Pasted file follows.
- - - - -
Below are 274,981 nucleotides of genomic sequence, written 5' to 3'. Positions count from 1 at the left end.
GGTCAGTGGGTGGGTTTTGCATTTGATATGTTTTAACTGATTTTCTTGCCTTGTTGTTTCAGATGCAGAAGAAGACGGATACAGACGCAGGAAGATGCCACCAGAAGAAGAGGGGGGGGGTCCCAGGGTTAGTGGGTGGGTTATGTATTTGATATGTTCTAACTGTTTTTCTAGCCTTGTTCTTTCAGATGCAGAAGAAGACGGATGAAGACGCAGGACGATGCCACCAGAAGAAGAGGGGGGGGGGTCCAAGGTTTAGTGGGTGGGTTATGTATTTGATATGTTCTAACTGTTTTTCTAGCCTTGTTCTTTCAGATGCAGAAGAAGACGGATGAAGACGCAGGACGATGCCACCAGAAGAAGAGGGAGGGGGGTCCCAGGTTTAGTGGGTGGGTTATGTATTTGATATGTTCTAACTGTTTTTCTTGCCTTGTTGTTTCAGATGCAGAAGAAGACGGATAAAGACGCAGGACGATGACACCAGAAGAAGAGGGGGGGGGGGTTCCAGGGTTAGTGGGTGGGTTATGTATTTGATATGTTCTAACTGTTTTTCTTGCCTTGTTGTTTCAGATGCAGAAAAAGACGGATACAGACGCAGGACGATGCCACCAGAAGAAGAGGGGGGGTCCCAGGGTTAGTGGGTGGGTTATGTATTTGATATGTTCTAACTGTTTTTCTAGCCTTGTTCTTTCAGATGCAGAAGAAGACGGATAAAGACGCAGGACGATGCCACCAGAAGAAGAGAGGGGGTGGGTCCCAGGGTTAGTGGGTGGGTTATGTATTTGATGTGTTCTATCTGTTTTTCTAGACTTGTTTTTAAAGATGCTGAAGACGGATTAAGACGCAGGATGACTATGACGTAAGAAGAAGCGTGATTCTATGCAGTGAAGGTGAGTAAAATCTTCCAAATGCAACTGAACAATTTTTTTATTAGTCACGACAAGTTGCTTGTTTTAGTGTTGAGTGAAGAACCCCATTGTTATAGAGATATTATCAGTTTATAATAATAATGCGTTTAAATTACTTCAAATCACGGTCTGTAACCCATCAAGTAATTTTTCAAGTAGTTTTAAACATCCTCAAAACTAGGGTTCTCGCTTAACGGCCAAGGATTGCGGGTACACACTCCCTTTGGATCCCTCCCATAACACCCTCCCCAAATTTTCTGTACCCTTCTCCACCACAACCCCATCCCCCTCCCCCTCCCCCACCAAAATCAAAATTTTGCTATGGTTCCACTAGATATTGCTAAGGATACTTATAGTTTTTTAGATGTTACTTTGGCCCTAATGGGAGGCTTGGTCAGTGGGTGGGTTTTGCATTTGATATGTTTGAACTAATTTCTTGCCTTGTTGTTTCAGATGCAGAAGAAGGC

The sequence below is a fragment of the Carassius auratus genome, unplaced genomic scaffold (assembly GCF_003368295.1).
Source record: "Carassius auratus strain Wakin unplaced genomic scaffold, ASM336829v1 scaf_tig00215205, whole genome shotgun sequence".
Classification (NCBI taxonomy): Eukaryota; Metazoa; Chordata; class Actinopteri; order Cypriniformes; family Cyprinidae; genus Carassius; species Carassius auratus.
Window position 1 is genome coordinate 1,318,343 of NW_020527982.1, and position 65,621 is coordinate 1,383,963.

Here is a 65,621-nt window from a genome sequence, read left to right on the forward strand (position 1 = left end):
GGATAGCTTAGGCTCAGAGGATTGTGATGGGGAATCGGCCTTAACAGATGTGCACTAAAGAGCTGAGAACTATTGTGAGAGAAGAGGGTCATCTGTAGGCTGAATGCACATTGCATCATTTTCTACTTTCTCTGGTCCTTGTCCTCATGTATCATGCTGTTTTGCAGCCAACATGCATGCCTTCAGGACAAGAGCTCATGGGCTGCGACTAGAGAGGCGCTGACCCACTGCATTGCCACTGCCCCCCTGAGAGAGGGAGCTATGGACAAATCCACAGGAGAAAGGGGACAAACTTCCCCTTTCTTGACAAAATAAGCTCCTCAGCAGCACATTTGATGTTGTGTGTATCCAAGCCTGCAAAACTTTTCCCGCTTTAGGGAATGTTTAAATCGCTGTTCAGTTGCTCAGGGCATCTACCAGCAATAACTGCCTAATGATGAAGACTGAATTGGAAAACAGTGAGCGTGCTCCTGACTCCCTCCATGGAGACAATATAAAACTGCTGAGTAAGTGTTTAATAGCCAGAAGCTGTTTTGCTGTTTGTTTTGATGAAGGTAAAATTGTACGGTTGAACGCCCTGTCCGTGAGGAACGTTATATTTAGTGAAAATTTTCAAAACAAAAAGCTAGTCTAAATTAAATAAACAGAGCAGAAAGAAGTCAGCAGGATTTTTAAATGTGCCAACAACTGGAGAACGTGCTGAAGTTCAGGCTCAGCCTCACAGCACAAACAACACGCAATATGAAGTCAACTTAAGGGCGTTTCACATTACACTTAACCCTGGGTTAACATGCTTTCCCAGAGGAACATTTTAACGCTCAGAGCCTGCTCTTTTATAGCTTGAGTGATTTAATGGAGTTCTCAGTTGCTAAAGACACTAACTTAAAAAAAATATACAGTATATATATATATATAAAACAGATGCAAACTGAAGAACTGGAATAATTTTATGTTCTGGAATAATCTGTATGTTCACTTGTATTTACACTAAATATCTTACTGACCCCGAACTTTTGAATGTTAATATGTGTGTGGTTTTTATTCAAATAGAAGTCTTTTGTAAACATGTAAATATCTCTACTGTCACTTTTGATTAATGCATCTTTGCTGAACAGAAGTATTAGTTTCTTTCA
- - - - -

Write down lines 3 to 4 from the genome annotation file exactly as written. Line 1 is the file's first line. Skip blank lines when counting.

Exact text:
The sequence below is a fragment of the Carassius auratus genome, unplaced genomic scaffold (assembly GCF_003368295.1).
Source record: "Carassius auratus strain Wakin unplaced genomic scaffold, ASM336829v1 scaf_tig00215205, whole genome shotgun sequence".